Although his attachment to the Stuart cause after 1714 was never doubted by his fellow Jacobites, Oglethorpe’s personal shortcomings effectively excluded him from any important position at the exiled court. The Old Pretender himself reflected in February 1717 that Oglethorpe was ‘neither much loved nor believed’, and even an ally such as the Duke of Mar confessed that Oglethorpe had a ‘natural failing not to be very close’ with secrets. After a fruitless quest to become an official envoy to the court of Sicily at Turin, Oglethorpe actually managed to gain a Jacobite peerage in December 1717, but such recognition was designed as a reward for his family’s, rather than his personal, contribution to the Stuart cause. Uncured of his spendthrift ways, and frustrated in his political ambition after expulsion from Turin, Oglethorpe moved to Paris in 1720 where his sisters had established themselves as successful financiers. However, he lacked their business acumen, and after incurring losses in the Mississippi Bubble, was forced to sell Westbrook in July 1720 to his brother-in-law, the Marquis de Mezières. A year later, following an ill-advised return to England, he was briefly back in custody on charges of high treason, but was released after two months in prison. He returned to France, and, unbowed by recent experience, was still seeking an entrée to the Old Pretender’s court in September 1721. His subsequent career remains obscure, a predictable fate given his financial and political abilities, though he is said to have resided in France until his death in around 1737. His younger brother, James Edward†, who had succeeded Theophilus as resident at Westbrook, did immeasurably more to raise the profile of the Oglethorpe name in the 18th century as the philanthropic founder of the American colony of Georgia.6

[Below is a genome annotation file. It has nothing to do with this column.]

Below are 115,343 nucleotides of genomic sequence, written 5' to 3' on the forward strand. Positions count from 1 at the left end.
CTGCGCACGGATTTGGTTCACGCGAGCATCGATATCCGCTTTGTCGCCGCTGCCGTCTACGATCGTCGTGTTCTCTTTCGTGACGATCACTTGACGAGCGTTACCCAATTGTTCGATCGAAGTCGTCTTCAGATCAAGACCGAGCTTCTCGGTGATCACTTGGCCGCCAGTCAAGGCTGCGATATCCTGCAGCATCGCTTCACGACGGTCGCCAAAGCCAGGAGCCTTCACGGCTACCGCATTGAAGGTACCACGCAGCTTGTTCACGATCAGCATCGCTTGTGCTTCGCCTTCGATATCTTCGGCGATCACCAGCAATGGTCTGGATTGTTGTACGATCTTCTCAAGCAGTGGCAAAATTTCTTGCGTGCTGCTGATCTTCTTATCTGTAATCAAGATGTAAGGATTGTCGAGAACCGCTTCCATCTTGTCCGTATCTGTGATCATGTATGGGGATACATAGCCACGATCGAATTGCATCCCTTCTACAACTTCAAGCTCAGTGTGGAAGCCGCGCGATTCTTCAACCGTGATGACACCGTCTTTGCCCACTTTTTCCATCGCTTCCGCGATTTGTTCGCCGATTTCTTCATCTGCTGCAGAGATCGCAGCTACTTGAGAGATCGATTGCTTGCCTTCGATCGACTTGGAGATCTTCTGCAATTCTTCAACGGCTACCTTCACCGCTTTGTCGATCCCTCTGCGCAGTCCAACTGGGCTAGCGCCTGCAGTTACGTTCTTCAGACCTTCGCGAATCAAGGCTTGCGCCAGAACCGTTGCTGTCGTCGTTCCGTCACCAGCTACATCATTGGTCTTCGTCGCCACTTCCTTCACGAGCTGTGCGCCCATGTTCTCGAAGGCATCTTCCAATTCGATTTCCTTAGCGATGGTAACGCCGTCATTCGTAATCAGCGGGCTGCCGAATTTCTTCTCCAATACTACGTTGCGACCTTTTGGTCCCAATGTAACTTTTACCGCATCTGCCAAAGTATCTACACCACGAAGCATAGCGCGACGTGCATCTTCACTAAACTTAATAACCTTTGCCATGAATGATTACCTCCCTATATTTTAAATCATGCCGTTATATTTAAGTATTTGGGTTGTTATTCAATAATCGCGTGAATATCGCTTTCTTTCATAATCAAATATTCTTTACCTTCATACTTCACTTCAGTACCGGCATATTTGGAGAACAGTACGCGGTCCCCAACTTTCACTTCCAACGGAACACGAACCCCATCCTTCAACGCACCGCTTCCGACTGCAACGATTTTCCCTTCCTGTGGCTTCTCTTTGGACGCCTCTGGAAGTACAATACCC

Ref Volumes: 1690-1715

Authors: Eveline Cruickshanks / Perry Gauci


  • 1. IGI, London; Clay, Dugdale’s Vis. Yorks. ii. 300.
  • 2. Add. 22844, ff. 20, 45; 22845, f. 24; 22849, f. 3; 22852, ff. 6, 61.
  • 3. Marlborough–Godolphin Corresp. 1092–3; Hearne Colls. ii. 329; HMC Portland, iv. 590–1, 610; Devonshire mss at Chatsworth House, Finch-Halifax pprs. box 5, bdle. 13, Henry Weston to Ld. Guernsey (Hon. Heneage Finch I*), 29 July 1710; Surr. Poll of 1710.
  • 4. Add. 70331, canvassing list, c.Jan. 1712.
  • 5. Add. 17677 GGG, f. 285; 70249, Ld. Peterborough to Ld. Oxford, 5 Mar. 1714; 70250, Oglethorpe to same, 22 Jan. 1714; HMC Portland, v. 482.
  • 6. HMC Stuart, iii. 536; v. 282; vi. 264; vii. 44–45; Boyer, Pol. State, xix. 447; H. Luthy, Banque Protestante en France, i. 294; P. K. Hill, Oglethorpe Ladies, 65; RA, Stuart mss 51/167; 52/73, 146; Add. 20310, ff. 296, 299–300; Royalist, ix. 41.